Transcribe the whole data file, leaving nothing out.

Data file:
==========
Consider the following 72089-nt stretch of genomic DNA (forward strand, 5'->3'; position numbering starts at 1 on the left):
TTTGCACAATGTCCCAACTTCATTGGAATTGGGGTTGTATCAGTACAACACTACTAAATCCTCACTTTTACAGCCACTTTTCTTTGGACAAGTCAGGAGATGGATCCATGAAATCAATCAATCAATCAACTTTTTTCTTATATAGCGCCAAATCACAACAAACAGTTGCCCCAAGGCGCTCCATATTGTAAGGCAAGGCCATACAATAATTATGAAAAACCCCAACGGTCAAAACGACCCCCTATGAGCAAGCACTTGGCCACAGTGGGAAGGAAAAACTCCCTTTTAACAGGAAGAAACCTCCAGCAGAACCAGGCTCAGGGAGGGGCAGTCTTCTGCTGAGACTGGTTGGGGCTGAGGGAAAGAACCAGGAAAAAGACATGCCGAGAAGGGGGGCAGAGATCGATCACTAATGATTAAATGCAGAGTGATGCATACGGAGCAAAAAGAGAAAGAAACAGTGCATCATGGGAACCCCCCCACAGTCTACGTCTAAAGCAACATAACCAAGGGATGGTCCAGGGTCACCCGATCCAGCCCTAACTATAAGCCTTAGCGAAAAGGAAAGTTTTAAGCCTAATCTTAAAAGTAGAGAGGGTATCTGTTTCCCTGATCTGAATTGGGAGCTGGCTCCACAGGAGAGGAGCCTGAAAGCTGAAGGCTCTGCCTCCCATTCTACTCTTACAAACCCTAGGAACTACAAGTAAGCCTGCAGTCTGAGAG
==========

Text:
Consider the following 72089-nt stretch of genomic DNA (forward strand, 5'->3'; position numbering starts at 1 on the left):
TTTGCACAATGTCCCAACTTCATTGGAATTGGGGTTGTATCAGTACAACACTACTAAATCCTCACTTTTACAGCCACTTTTCTTTGGACAAGTCAGGAGATGGATCCATGAAATCAATCAATCAATCAACTTTTTTCTTATATAGCGCCAAATCACAACAAACAGTTGCCCCAAGGCGCTCCATATTGTAAGGCAAGGCCATACAATAATTATGAAAAACCCCAACGGTCAAAACGACCCCCTATGAGCAAGCACTTGGCCACAGTGGGAAGGAAAAACTCCCTTTTAACAGGAAGAAACCTCCAGCAGAACCAGGCTCAGGGAGGGGCAGTCTTCTGCTGAGACTGGTTGGGGCTGAGGGAAAGAACCAGGAAAAAGACATGCCGAGAAGGGGGGCAGAGATCGATCACTAATGATTAAATGCAGAGTGATGCATACGGAGCAAAAAGAGAAAGAAACAGTGCATCATGGGAACCCCCCCACAGTCTACGTCTAAAGCAACATAACCAAGGGATGGTCCAGGGTCACCCGATCCAGCCCTAACTATAAGCCTTAGCGAAAAGGAAAGTTTTAAGCCTAATCTTAAAAGTAGAGAGGGTATCTGTTTCCCTGATCTGAATTGGGAGCTGGCTCCACAGGAGAGGAGCCTGAAAGCTGAAGGCTCTGCCTCCCATTCTACTCTTACAAACCCTAGGAACTACAAGTAAGCCTGCAGTCTGAGAG